In this in vitro investigation, we compared the multidirectional flexibility properties of sacral alar iliac fixation with conventional methods of sacral and sacroiliac fixation using nondestructive and destructive investigative methods. The study demonstrated that S1–2 sacral fixation alone significantly increases sacroiliac motion under all loading modalities, while sacral alar iliac fixation reduced motion in axial rotation at the sacroiliac joint and offers potential advantages of a lower instrumentation profile and ease of assembly compared to conventional sacroiliac screw instrumentation.
Correspondence Bryan W. Cunningham: Musculoskeletal Education and Research Institute, MedStar Union Memorial Hospital, Baltimore, MD. email@example.com.
INCLUDE WHEN CITING Published online January 4, 2019; DOI: 10.3171/2018.8.SPINE18328.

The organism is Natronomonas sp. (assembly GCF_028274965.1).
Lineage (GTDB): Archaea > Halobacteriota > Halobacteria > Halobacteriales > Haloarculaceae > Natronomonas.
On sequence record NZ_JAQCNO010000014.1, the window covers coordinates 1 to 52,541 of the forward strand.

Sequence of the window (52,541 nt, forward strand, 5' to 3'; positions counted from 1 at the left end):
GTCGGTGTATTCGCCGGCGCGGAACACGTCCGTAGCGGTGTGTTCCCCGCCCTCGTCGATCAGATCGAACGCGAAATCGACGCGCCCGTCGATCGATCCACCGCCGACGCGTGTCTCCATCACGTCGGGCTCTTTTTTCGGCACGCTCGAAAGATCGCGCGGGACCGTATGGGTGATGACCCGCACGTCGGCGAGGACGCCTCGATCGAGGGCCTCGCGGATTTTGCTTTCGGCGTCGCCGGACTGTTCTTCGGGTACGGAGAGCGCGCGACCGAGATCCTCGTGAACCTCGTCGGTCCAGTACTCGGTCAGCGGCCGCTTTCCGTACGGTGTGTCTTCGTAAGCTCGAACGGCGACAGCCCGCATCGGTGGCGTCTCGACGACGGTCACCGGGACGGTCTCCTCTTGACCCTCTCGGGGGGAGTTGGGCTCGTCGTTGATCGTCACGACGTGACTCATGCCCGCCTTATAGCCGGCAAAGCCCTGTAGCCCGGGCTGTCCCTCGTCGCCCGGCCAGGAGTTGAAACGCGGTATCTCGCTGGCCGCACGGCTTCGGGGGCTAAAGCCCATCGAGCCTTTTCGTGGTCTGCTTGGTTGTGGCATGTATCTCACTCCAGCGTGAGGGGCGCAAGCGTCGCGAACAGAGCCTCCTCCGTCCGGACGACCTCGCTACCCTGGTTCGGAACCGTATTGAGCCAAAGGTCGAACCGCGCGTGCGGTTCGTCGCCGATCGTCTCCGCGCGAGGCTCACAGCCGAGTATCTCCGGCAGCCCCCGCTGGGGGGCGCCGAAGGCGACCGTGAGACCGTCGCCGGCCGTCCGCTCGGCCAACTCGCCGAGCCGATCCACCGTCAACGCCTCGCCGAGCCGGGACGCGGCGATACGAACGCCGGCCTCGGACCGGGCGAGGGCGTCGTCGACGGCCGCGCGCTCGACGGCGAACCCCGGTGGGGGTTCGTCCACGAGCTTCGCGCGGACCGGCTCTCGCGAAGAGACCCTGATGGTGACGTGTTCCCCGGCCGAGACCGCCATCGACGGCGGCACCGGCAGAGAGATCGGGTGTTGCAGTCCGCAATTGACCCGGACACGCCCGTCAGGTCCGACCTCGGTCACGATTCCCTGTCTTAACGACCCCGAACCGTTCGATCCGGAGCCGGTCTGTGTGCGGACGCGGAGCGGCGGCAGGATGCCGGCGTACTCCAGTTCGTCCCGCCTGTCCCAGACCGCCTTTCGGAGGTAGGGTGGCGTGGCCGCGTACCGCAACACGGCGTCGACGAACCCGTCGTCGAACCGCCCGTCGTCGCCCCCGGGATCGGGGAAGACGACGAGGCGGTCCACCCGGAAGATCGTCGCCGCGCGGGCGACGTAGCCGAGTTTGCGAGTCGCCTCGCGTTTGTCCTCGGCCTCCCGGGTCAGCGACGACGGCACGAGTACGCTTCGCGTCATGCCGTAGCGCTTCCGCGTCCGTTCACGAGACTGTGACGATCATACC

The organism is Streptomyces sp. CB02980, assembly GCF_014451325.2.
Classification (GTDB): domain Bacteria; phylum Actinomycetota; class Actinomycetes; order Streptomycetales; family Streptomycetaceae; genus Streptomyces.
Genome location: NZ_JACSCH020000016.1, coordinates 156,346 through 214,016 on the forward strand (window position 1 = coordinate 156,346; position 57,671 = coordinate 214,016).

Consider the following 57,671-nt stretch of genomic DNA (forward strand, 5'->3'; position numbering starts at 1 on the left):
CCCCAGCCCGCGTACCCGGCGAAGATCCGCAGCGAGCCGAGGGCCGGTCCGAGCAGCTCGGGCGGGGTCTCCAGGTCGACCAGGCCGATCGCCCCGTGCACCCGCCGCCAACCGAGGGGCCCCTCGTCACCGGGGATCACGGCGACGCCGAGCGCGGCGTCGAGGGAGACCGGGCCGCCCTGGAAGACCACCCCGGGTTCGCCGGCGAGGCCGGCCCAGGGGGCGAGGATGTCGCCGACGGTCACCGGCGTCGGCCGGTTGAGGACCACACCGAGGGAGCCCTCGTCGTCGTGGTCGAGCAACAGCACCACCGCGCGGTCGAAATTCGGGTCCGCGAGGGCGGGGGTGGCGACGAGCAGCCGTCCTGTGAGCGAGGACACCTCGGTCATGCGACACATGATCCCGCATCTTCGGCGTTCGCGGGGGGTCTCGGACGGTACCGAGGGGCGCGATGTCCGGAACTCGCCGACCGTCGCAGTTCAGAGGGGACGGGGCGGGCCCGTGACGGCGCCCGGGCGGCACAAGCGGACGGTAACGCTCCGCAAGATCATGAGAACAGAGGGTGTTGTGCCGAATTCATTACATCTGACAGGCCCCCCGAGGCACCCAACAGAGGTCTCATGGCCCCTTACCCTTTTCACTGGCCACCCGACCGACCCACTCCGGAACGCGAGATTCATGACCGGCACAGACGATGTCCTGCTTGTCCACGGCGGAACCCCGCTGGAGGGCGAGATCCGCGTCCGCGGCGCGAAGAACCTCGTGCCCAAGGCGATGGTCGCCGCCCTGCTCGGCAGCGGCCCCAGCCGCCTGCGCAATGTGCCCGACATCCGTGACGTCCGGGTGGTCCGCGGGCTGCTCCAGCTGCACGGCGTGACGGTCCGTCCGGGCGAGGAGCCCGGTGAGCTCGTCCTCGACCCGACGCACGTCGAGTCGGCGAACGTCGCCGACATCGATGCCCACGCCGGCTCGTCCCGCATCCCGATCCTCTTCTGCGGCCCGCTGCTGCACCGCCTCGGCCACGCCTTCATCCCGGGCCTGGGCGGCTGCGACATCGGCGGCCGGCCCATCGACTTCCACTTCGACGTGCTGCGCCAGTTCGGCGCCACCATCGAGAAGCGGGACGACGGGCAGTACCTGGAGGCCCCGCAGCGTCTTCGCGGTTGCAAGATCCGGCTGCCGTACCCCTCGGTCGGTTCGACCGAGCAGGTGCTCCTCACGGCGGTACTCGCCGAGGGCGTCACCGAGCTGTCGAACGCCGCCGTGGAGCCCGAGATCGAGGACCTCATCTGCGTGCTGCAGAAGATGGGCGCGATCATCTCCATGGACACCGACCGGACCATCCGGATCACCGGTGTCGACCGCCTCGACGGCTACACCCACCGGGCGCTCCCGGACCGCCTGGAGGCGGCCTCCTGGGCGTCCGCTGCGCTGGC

Disclosures Dr. Cunningham reports receiving clinical or research support for the study from DePuy Synthes Spine, Inc. Dr. Sponseller reports receiving research support and royalties from DePuy Synthes Spine, Inc., and royalties from Globus Medical. Dr. Tortolani reports receiving royalties, payment for the sale of intellectual properties, and fellowship grant support from Globus Medical, Innovasis, and KM2, as well as a clinical research grant and royalties from Spineology; he is also a consultant for Innovasis.
Monetary grant research support and instrumentation were provided by DePuy Synthes Spine, Inc. Grant support was provided by Advanced Spinal Technology, LLC.
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